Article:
U.S. Army to Use Artificial Intelligence to Detect Vehicle Parts Failure

A combat vehicle breaking down is the second worst thing that can happen in the middle of a fight - the first being, of course, getting destroyed. Unfortunately, short of repeated inspections, there’s really nothing that can be done to prevent, or at least know in advance about possible part failures.
Bradley vehicles' health to be overseen by artificial inteligence 1 photo
Photo: 50megs
Luckily, the advancements made in the field of artificial intelligence might be the perfect solution to this problem. Uptake, a company which specializes in the development of artificial intelligence software for industrial use, said on Tuesday that such an AI solution will be deployed by the U.S. military for several of its combat vehicles.

The company received a one million dollars contract from the Army’s Defense Innovation Unit Experimental (DIUx) to install special software on several Bradley Fighting Vehicles.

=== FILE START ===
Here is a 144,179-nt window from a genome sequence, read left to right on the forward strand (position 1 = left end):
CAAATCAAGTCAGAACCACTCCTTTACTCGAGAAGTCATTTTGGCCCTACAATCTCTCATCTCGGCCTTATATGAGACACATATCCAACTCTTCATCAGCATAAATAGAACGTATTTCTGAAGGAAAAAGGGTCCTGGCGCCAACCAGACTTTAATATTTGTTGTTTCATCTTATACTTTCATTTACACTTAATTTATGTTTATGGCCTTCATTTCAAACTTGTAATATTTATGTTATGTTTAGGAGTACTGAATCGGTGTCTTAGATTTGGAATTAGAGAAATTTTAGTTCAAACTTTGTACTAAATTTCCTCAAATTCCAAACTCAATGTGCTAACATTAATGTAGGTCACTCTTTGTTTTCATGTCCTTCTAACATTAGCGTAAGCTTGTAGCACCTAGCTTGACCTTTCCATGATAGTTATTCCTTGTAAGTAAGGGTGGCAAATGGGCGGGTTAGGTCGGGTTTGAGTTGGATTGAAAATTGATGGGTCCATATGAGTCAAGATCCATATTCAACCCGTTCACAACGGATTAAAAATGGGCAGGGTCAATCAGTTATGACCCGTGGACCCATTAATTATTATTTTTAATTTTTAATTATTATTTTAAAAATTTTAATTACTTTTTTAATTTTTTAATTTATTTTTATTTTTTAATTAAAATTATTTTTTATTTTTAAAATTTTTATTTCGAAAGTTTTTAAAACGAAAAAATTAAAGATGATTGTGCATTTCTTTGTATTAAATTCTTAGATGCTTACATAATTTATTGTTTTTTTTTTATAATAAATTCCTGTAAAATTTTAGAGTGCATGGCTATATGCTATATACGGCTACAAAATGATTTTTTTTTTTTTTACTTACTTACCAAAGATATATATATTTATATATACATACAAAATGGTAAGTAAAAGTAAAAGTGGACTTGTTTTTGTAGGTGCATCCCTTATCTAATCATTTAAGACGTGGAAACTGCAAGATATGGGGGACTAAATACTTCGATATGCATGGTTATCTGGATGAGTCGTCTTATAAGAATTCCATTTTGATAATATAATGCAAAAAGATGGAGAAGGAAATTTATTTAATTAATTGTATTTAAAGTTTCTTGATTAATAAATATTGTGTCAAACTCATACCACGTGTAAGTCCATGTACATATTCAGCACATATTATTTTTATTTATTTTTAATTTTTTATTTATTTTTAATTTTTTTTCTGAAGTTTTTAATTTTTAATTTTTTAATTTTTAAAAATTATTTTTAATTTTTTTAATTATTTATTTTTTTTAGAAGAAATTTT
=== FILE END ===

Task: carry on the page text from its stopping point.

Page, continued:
Called Asset Performance Management application, the software is used to predict component failures, decrease the frequency of unscheduled maintenance and improve the productivity of repair operations.

According to Uptake, the software is a type of self-learning machine, whose intelligence is capable of building on existing knowledge to provide better predictions. The system is already deployed, says the company that created it, across eight industrial sectors from where it gathered more than 1.2 billion hours of operating data.

"The military has the most sophisticated and important assets that we rely on for our national security,” said in a statement Ganesh Bell, Uptake’s president.

“The Bradley Fighting Vehicle must be ready at a moment's notice. Leveraging AI will provide the United States a strategic edge to keep our country secure and the warfighter safe."

As for the Bradley Fighting Vehicle, the army has tons of them. Since their introduction in 1981, over 6,700 have been produced in more than one variant. The Bradley is currently one of the most widely used military machines, being deployed in several theaters for both peacekeeping and combat missions.
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About the author: Daniel Patrascu
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Daniel loves writing (or so he claims), and he uses this skill to offer readers a "behind the scenes" look at the automotive industry. He also enjoys talking about space exploration and robots, because in his view the only way forward for humanity is away from this planet, in metal bodies.
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